Weather Service staff toils through shutdown
Neither rain, nor hail, nor sleet nor snow — nor government shutdown, nor lack of pay — kept local National Weather Service employees from fulfilling their appointed duties this month.
The 24-person Grand Junction staff remained on the job throughout the shutdown, which Congress ended Wednesday with legislation that was signed by President Barack Obama.
The local office has been running during the shutdown “just about the same as it was before, because 95 percent of what we do is for the protection of life and property,” local NWS forecaster Chris Cuoco explained.
That has meant that the agency’s primary work of issuing weather forecasts and warnings has continued, he said. So has record-keeping of weather information largely gathered by volunteers.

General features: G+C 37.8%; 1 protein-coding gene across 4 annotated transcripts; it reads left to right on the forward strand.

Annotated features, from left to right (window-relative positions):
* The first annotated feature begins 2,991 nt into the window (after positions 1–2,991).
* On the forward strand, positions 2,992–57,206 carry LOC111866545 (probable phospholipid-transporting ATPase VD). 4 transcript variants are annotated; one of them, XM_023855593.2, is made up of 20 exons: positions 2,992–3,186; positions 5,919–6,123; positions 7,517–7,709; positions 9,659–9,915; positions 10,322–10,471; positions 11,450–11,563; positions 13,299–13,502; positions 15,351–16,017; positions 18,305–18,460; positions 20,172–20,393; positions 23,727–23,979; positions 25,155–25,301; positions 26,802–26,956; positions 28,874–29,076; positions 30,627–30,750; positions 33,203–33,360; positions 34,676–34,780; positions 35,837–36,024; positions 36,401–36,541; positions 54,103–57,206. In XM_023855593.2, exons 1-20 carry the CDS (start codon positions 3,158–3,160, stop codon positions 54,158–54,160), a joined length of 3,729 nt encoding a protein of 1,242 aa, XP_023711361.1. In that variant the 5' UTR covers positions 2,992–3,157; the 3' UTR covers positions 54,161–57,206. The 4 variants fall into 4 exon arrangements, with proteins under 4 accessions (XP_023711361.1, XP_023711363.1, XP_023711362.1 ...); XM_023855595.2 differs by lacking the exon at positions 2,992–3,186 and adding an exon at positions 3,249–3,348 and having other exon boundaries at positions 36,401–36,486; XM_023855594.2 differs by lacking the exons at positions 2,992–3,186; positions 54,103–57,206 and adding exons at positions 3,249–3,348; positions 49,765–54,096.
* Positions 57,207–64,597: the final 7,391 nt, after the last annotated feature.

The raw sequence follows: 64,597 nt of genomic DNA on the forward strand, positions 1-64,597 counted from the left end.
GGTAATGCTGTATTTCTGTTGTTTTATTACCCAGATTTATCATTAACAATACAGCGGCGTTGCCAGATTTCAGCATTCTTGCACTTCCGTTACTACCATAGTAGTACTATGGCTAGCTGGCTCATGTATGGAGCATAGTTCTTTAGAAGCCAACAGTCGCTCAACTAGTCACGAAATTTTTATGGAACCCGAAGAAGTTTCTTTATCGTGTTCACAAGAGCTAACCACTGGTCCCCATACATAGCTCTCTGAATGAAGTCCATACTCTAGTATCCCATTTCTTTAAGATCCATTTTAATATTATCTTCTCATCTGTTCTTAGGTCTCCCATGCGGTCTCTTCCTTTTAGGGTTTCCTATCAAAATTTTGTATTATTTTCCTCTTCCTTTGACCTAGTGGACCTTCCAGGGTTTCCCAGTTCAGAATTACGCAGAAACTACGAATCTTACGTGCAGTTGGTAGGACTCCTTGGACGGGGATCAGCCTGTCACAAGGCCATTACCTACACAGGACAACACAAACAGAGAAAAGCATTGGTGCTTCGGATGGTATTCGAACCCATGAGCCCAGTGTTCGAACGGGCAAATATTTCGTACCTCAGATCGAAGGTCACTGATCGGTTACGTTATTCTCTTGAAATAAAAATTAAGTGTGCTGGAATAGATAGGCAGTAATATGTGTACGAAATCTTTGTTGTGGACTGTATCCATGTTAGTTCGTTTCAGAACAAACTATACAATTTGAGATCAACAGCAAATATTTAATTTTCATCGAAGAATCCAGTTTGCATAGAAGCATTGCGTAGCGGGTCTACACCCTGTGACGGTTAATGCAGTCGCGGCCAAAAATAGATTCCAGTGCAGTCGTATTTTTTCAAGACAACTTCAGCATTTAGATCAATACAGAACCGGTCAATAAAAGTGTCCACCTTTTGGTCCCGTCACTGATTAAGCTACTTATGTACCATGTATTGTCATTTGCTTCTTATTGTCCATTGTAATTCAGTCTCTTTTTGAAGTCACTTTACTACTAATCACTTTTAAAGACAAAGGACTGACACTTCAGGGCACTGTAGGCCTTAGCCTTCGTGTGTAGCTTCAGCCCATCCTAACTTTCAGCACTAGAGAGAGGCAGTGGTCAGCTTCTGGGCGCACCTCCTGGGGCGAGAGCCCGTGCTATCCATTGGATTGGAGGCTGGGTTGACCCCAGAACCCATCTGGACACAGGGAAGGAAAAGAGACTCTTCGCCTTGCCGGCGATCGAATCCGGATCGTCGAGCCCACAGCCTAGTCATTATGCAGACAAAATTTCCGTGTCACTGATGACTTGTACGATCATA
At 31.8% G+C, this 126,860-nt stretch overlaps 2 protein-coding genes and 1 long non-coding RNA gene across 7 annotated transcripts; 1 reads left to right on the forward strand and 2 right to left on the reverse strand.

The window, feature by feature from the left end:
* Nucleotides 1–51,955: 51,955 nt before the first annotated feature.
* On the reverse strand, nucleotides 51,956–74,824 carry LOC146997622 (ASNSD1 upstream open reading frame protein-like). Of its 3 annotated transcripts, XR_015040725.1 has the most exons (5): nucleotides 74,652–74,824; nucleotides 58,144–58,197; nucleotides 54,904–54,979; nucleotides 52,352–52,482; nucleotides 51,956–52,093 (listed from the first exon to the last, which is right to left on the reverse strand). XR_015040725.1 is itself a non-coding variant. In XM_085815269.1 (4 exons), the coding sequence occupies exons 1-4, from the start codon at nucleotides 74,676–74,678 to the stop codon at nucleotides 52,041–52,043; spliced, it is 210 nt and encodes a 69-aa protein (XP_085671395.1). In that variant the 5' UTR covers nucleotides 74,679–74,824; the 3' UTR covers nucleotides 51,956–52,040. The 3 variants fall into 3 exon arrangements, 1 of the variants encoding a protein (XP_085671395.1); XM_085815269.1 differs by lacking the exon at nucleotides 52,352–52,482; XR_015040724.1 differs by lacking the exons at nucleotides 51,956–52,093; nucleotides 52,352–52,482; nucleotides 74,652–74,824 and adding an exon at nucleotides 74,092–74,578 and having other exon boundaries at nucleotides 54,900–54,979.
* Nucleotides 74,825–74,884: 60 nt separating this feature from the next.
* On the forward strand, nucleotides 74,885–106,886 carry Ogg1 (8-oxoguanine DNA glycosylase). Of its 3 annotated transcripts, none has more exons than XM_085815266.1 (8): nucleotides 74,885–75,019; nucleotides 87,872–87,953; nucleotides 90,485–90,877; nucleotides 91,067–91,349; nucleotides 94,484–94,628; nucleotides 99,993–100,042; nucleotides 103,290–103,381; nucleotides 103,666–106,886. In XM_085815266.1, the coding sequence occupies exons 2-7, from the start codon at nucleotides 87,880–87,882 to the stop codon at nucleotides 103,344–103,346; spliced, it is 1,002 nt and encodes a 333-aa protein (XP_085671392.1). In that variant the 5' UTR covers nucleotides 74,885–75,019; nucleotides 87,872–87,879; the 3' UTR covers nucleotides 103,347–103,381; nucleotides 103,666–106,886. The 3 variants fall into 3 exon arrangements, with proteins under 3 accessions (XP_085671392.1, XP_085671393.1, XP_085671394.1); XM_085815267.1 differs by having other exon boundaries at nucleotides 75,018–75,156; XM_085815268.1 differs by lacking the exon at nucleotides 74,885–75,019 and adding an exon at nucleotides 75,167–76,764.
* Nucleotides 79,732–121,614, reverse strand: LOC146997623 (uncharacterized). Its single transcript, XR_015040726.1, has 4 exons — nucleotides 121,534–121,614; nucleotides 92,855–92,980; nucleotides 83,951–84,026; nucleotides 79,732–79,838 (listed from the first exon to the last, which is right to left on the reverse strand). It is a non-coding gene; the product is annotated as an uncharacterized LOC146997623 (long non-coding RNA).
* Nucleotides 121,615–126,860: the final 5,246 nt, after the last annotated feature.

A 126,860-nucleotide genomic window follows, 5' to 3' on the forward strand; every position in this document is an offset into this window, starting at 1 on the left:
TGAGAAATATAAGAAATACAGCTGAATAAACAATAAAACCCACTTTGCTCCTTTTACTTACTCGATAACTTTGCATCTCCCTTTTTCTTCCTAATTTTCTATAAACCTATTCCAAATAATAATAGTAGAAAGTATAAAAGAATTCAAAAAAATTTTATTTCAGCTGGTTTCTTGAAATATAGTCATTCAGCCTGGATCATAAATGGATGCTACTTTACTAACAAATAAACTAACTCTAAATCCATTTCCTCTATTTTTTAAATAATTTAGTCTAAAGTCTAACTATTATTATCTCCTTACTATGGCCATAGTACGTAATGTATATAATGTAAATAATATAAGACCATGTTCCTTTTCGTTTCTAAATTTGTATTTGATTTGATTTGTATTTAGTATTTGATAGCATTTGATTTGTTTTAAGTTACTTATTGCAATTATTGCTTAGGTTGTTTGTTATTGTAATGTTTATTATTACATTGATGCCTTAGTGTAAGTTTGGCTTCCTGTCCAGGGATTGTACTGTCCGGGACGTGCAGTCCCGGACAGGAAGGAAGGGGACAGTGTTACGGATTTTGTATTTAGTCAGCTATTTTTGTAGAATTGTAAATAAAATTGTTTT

“We’re working for no money at this point,” Grand Junction meteorologist Joe Ramey said Wednesday.
At a time of widespread federal worker furloughs, the NWS stood out as a major exception. A U.S. Department of Commerce pre-shutdown plan called for 3,935 NWS employees to be required to remain on the job “to provide the nation with weather, water, climate, and air quality forecasts and warnings for imminent threats to protect life and property.”
Ramey said he’d been getting by financially but that if the shutdown had continued he would have to contact Alpine Bank, which has been offering no-interest loans to federal workers to cover missing paychecks.
“It’s an interesting situation,” he said of the shutdown and its impact on federal workers. “It’s part of being a civil servant, part of being not very valued in today’s society.”
Ramey was hopeful Wednesday that — as during the shutdown in the mid-1990s, which he also went through as a federal worker — employees would receive back pay.
“I do enjoy my job and I’m glad to be here, and it’s a great job to forecast the weather for the National Weather Service, especially in this portion of the country,” he said. “Yeah, I like coming to work. I also like getting paid.”